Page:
I’m confused. Why not just use an external hard drive?
I tried Carbonite, but quit when the program indicated it would take 6 to 7 days to do my back-up using my high speed Internet connection. Unusable.
Call me old-fashioned, but I’m not handing my data over to anyone to safeguard. From my cold dead hands!
Nonsese - confusing storage with transfer.
Bandwidth restrictions come from the ISP - not Carbonite.
It would take at least a day or two to upload 3-4GB on my slow DSL connection...
Their storage capacity might be unlimted - but you will always be limited as to the amount you can backup daily by your ISPs bandwidth.
Here’s my backup scheme:
1) mirrored 1.5 GB hard drives for server
2) all user laptops and workstations have sync of important user file folders to the network server.
3) once a week, I open the side of the server and swap out one of the mirrored drives to one recently initialized.
4) removed drive is stored in a firesafe and the server re-mirrors itself back to the fresh drive.
Hot swapping the drive takes all of 3 or 4 minutes.
The server is nothing more than a used 4 year old Dell Precision 490 running 64-bit Vista that I got for $225.
As others mention above, all technical discussion aside, I’d skip Carbonite in response to their throwing El-Rush-Bo under the bus this week.
My issue is just saving data is not sufficient.
Of my 3 PCs, one has some very expensive software with licensing issues and setting up the required configurations can, without exaggeration take weeks assuming all the documentation is still available. This PC runs my Pipe Organ along with some Virtual Pipe Organs.
I need to create an exact image of the Hard Drive and possibly store that on a Network Appliance along with automatic backups of data. I don’t know if Ghost or similar programs would fulfill both OS and automated data backups.
If my house is destroyed, the reason for this PC to exist is gone anyway so an in house backup would be sufficient.
And for those who ask why you would need a program like that? There are those of us who are not tech savy and who like the set and forget part off offsite storage. There are some things that would break my heart to lose and I love the fact that something can come in and back up only those things that have changed and I don't have to remember to do it. At my age the less I have to remember the better.
As if I want to pay a bunch of strangers to know everything on my computer. No, thanks.
1.5 TB is readily available from Costco for $140 so I back up to the external drive and occasionally swap with a second external drive in an offsite storage unit I rent because I downsized to a condo recently.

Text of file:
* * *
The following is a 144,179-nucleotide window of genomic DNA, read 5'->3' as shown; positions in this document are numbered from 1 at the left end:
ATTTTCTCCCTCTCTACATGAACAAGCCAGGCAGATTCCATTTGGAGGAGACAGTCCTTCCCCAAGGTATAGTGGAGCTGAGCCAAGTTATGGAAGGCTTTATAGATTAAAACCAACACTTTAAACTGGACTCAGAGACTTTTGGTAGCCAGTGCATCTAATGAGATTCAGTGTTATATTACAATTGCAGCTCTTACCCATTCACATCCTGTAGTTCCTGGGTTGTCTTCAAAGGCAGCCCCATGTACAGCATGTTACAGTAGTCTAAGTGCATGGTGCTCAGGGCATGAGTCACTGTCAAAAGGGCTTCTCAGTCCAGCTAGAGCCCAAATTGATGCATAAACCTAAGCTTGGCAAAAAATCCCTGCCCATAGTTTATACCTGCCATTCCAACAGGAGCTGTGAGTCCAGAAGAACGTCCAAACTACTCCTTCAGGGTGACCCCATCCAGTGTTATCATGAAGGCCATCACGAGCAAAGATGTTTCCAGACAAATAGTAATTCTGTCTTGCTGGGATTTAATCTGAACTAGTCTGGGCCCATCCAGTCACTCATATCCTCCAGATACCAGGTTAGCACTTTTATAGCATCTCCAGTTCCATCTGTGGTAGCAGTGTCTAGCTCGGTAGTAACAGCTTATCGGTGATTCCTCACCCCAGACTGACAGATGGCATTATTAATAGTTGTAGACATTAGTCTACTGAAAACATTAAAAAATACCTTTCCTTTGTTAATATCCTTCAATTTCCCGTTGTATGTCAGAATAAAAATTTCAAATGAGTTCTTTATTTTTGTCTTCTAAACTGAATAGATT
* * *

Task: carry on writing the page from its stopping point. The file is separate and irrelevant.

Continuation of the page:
As someone mentioned upthread, the MS Office, Turbotax files are trivial in size and easily fit on a thumb drive. I have Turbotax files as e-mail attachments on the net also.
Simple and cheap backup:
First, get one of these:
(many items shown, they all work the same, just pick one that’s cheap, some are $20-25)
Then, get one or more SATA “bare” hard drives of your choice. Sometimes you can even pick one up for free from someone who has one they don’t need.
On a Mac, use the -free- “CarbonCopyCloner” app to create a bootable clone of your internal drive. CCC will also do “incremental” updates once the initial clone is complete.
Not sure what can be used with Windows, but probably ‘way more backup apps there than on the Mac.
Keep the backup handy.
OR — for more security, create a second backup and store it “offsite”.
If you don’t have a place offsite to store it, go to an office supply place and get one of these:
Waterproof and fireproof (at least to a certain degree).
Put the backup drive into the safe along with some silica gel to suck up moisture and put it down in the basement. If there’s a house fire, it probably has the best chance of surviving the heat down there. Yes, the fire department will spray water on the house, and that’s why you want a -waterproof- safe (along with heat resistance).
A strategy like this should work reasonably well for personal/home backup. Businesses (and home-businesses) might need more.
Although I can’t understand why anyone (particularly conservatives) would put their faith “in the cloud”. What if the cloud suddenly “disappears”? Seems like at least one cloud backup outfit went under, and the data stored therein went “poof”. Putting one’s faith “in the cloud” is, to me, like putting one’s faith in the all-powerful government.
Ubuntu has free could/file sync.
You dont have to be an Ubuntu user for this service.
Supports Linux, Windows, Android, Iphone and Ipad...no OSX.
Free plan - 5GB, File sync across platforms, mobile access.
And they have pay plans for users who need more.